DARPA's TUNA program will demonstrate prototype at sea
ARLINTON, Va. Defense Advanced Research Projects Agency (DARPA) engineers completed the initial phase of the Agency’s Tactical Undersea Network Architecture (TUNA) program, where they developed concepts and technologies that focus on restoring connectivity for U.S. Forces when tactical networks are taken offline. Engineers will now enter the next phase, which aims to demonstrate a prototype of the system at sea.
“Phase 1 of the program included successful modeling, simulation, and at-sea tests of unique fiber-cable and buoy-component technologies needed to make such an undersea architecture work,” says John Kamp, program manager in DARPA’s Strategic Technology Office. “Teams were able to design strong, hair-thin, buoyant fiber-optic cables able to withstand the pressure, saltwater, and currents of the ocean, as well as develop novel power generation concepts.”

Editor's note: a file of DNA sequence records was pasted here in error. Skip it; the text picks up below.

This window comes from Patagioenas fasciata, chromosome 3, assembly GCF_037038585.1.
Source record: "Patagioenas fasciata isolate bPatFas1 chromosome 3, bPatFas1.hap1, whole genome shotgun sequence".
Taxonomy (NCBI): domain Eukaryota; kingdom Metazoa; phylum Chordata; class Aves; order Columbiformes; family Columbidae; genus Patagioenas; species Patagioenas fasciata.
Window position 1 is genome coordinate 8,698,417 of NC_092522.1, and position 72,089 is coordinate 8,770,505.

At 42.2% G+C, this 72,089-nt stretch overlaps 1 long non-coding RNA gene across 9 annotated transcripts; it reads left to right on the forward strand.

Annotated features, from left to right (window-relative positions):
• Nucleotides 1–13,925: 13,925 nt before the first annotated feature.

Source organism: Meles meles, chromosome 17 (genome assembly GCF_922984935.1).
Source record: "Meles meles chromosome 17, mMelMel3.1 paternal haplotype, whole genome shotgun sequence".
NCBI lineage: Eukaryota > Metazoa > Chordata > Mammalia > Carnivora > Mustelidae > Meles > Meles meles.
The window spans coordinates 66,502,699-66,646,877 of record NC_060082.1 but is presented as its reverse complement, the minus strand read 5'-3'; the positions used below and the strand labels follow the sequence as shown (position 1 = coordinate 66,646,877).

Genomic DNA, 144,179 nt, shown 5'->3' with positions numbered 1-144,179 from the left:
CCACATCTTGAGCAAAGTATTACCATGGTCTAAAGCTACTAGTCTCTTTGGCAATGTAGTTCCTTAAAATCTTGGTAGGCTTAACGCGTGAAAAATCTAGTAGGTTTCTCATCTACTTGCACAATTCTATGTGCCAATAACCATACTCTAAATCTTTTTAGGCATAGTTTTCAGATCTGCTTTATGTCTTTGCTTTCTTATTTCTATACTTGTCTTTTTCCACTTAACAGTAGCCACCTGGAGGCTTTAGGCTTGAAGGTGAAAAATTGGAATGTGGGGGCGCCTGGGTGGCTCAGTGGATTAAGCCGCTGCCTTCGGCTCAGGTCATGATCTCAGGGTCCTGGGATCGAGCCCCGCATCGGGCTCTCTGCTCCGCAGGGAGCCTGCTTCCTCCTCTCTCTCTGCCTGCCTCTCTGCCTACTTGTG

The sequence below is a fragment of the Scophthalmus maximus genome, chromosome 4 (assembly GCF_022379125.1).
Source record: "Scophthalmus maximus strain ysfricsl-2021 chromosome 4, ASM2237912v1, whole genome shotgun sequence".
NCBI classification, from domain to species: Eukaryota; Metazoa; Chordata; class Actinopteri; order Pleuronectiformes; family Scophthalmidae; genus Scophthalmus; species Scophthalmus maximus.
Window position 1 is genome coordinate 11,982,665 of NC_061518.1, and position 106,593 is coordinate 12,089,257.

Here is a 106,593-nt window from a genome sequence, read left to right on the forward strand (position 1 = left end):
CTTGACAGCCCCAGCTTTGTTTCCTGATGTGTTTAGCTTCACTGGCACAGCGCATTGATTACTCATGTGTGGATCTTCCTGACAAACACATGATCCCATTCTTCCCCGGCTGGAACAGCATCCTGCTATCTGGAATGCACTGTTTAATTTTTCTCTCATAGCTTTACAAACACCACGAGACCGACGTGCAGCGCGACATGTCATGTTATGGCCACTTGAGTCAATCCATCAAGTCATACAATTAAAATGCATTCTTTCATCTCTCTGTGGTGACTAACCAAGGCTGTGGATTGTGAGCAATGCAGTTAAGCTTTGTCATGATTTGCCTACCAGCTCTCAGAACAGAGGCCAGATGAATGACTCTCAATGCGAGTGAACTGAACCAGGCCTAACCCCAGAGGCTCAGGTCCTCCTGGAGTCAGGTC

One challenge engineers faced is being able to supply power to floating buoy nodes. The University of Washington’s Applied Physics Lab (APL) developed the Wave Energy Buoy that Self-deploys (WEBS) concept during the first phase. It generates electricity from wave movement and is designed to fit into a cylinder that could be deployed from a ship or aircraft.
During the second phase, the program is advancing to design and implement an integrated end-to-end system, and to test and evaluate this system in laboratory and at-sea demonstrations. As a test case for the TUNA concept, teams are using Link 16 — a common tactical data network used by U.S. and allied forces’ aircraft, ships, and ground vehicles.
The program, TUNA, aims to develop and demonstrate optical-fiber-based technology options and designs to temporarily restore radio frequency (RF) tactical data networks in a contested environment via an undersea optical fiber backbone. The concept involves deploying RF network node buoys that would be connected via thin underwater fiber-optic cables. The very-small-diameter fiber-optic cables being developed are designed to last 30 days in the rough ocean environment—long enough to provide essential connectivity until primary methods of communications are restored.
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